By Stuart Matthews
Global and local contractors are scrambling to jump onto the Gulf’s next gravy train – the implementation of a region-wide rail network worth billions.
Government spending plans in the Gulf tend to come in big
numbers. Anything below a billion dollars is considered pretty small fry, and
given that the region is trying to spend its way out of a recession, it has
also become a honeypot for some of the world’s best contractors, all itching to
shore up their backlogs while business elsewhere teeters. Airports, roads,
power stations, water desalination plants; deals that have always been the
bread and butter of many contractors have become all the more important since
the regional collapse in the real estate market.
On top of those areas, the Gulf-wide rail network is slowly
becoming a reality as well. Estimates vary as to how much the entire project
will cost, but it’s somewhere in the region of $100bn. When that sum is put
into the context of Saudi
Arabia’s entire stimulus package over the
next five years – recently confirmed as about $375bn – there can be little
doubt as to how the region views this next step on the road to developing its
And that’s just in the Gulf. Under ambitious plans being
drawn up by other MENA countries, Iraq
will be connected to the Mediterranean Sea via Syria,
and a 2,300km track will connect Egypt
Thoughts have even turned to a mammoth 6,200km railway that will link Egypt to Mauritania,
via Libya, Tunisia, Algeria
Further into the future, there is also an aspirational plan to develop a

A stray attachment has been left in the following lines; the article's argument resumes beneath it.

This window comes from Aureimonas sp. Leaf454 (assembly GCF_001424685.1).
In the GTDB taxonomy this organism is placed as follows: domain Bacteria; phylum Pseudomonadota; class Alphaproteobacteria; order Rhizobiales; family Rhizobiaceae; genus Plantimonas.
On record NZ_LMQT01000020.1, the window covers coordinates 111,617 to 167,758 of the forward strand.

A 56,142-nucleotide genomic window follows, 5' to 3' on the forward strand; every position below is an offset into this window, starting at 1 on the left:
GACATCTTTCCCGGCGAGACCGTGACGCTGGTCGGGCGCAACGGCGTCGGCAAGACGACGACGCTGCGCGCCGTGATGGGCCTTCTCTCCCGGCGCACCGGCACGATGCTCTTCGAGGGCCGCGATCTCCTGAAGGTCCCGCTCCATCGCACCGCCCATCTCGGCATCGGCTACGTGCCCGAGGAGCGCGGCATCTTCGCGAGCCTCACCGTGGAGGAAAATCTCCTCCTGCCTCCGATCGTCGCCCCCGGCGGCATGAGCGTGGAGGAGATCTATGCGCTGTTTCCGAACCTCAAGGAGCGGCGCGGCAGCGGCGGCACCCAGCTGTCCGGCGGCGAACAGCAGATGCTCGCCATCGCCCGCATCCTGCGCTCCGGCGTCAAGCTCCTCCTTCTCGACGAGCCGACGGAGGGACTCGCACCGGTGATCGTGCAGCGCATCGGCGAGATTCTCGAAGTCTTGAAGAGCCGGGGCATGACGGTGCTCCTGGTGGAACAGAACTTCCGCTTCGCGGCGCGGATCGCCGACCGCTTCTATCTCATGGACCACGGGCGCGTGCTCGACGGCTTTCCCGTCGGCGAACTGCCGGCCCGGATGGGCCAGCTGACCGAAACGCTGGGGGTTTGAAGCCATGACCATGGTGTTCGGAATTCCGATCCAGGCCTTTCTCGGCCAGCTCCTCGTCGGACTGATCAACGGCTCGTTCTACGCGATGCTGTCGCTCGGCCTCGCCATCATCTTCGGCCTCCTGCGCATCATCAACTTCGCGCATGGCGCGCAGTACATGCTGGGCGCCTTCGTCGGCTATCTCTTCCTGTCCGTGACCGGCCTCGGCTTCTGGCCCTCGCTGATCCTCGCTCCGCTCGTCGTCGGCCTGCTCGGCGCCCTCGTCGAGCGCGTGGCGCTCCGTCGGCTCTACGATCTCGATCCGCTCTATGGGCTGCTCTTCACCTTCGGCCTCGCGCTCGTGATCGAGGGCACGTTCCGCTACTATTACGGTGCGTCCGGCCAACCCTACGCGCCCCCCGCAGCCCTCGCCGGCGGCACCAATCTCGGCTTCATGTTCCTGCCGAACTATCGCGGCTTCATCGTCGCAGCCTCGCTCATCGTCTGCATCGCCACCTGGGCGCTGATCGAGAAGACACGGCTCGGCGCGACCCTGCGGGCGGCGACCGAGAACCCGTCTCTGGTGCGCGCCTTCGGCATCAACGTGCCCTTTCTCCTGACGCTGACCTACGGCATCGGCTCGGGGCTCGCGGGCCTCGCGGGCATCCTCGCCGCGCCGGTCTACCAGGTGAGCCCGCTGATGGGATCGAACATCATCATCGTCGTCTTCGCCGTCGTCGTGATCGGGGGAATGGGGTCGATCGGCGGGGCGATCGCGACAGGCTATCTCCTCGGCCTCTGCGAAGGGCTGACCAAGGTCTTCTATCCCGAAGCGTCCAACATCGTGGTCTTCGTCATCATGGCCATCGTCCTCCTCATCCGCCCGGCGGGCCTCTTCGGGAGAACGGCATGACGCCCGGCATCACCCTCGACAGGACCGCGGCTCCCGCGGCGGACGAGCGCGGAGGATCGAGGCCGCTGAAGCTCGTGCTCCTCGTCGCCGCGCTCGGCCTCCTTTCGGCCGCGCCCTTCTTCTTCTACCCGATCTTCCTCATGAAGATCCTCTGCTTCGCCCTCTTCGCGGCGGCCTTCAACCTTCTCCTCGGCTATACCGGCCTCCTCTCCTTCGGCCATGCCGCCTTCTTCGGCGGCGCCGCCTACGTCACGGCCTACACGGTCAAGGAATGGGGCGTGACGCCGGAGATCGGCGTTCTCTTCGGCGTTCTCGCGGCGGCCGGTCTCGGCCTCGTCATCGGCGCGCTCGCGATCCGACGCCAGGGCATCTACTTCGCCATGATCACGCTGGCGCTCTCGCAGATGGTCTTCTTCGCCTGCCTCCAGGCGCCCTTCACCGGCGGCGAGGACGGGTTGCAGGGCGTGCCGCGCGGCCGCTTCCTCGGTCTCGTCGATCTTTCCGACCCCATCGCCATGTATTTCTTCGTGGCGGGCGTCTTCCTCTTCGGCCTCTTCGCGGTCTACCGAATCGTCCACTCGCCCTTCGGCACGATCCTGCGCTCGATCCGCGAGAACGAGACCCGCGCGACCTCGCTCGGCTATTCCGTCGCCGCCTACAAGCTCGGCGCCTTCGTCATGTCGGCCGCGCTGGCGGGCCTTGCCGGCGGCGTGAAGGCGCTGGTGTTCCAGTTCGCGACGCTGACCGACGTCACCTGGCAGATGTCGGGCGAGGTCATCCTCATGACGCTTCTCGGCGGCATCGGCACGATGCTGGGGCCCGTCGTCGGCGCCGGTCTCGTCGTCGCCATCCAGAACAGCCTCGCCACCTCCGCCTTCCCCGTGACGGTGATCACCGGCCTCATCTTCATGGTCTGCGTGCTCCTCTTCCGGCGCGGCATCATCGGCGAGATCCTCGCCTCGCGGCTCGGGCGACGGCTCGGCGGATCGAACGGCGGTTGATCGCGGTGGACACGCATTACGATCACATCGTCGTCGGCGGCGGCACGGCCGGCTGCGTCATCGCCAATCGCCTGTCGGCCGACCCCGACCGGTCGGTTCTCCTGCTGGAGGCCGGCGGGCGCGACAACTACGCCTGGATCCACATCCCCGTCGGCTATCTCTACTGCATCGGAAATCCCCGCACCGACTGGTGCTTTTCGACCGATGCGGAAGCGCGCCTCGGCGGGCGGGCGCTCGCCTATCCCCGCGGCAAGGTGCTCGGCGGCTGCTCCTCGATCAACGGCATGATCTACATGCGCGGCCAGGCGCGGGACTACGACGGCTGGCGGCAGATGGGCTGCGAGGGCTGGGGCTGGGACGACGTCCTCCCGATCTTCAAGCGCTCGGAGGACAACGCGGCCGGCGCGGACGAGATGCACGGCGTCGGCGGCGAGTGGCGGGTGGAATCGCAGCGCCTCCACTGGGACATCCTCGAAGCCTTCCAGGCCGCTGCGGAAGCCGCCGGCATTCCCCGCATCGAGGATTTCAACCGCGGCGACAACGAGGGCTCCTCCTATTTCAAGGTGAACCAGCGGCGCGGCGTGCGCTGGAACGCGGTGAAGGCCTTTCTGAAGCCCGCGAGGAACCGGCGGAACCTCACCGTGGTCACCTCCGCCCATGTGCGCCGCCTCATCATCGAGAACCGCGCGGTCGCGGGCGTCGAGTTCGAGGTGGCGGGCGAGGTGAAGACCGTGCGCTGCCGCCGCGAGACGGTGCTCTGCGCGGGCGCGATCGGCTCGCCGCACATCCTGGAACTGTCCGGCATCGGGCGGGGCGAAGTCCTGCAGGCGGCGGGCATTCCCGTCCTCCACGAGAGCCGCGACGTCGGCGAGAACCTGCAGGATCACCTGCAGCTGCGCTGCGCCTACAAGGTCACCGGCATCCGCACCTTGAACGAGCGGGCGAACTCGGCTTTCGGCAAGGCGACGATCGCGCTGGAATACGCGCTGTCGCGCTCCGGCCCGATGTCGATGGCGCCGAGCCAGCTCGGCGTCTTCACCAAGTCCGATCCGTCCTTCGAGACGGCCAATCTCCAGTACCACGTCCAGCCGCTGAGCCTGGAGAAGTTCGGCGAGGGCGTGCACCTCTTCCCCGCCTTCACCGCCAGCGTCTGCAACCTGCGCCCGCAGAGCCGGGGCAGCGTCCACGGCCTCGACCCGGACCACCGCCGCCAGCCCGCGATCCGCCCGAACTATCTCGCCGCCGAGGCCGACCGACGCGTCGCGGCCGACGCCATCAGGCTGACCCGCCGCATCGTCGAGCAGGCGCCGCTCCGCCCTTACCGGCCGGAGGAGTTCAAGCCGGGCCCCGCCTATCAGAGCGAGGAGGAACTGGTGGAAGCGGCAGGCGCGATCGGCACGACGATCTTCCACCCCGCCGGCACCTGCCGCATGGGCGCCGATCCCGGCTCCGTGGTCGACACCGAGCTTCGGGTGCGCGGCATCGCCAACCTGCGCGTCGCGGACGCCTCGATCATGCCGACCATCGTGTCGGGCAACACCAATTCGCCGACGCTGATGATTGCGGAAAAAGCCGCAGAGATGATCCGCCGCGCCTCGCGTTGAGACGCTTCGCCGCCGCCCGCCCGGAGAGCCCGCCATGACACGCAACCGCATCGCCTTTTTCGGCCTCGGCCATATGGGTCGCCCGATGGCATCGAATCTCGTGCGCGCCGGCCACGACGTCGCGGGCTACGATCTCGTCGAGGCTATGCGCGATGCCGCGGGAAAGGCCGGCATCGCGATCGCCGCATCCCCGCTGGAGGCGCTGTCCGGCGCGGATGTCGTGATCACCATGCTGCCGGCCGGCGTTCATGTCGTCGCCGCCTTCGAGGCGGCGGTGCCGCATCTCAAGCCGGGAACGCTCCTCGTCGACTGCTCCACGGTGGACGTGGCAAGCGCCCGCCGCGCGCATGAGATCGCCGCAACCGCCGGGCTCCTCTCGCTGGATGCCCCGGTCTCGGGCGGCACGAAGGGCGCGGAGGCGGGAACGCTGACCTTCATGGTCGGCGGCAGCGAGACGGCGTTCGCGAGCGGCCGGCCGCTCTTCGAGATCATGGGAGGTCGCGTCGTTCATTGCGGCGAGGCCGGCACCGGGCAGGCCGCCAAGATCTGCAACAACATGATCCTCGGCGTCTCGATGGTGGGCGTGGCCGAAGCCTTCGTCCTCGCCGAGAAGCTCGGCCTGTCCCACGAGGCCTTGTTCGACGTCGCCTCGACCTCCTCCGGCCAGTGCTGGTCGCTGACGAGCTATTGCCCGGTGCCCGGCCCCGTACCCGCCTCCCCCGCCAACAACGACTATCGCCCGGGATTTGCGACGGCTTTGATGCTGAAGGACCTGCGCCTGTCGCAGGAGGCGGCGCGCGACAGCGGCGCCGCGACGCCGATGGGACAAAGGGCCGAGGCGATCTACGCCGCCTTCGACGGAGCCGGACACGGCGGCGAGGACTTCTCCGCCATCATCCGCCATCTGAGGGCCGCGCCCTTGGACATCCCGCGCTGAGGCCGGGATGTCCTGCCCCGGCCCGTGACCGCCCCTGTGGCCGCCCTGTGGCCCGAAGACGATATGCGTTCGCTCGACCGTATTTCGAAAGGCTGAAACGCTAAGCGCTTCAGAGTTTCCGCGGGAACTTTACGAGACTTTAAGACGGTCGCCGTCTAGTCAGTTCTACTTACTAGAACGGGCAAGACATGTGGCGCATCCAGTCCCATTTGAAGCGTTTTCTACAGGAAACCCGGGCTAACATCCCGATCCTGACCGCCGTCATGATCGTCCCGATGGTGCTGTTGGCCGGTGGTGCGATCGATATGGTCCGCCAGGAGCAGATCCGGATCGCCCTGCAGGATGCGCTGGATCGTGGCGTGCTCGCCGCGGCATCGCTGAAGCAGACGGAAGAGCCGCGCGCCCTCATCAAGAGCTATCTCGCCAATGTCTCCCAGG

network that will connect Somalia
and Djibouti to Yemen and the rest of the Gulf via a Red Sea ferry.
Further afield, a $177m plan to link the northern Afghan
city of Mazar-i-Sharif to Asia’s extensive rail network
will come to fruition by the end of the year when the 47 mile link is
completed. Despite the gloomy headlines, the central Asian country has a
25-year plan to build a rail ‘ring road’ with several interconnecting tracks. Afghanistan has
even cannily signed a deal with a Chinese mining outfir that will grant the
company access to copper deposits after it builds a track to the site.
If all these countries can have, and can develop, their rail
aspirations, then the time is certainly ripe for this region. The Middle East
is one of the few parts of the world that is almost entirely a greenfield site from the railway perspective.
Other than two lines in Saudi Arabia,
which were built in the 1950s and 1980s, respectively, and a link in Jordan, the
concept is new to the region. This provides opportunity and a certain degree of
disadvantage. While the GCC can now build perhaps the world’s truly 21st
century rail network, it will also have to cope with a gigantic financing
conundrum and concerns about the unknown.
While it may be hard for some observers to see the business
case in the short term, it is a government’s responsibility to take a long-term
view. And that long-term view, as envisaged by most countries’ economic plans,
will see massive increases in population and trade, burdening what are already
squeezed transport networks.
“A lot of these economic development programmes circle
around basic materials, downstream oil, meaning petrochemicals and other
refined products,” says Ulrich Hoegler, a partner with Booz & Company. “Of
course you can transport these products on trucks, but who wants to have
hundreds of thousands of trucks running on these roads, when you can be much
more efficient and environmentally friendly by putting them on railways?”
A key element here is speed. With logistics infrastructure
already developed to a high level in the UAE, a rail link gives the country
even greater options. By linking Abu Dhabi’s Al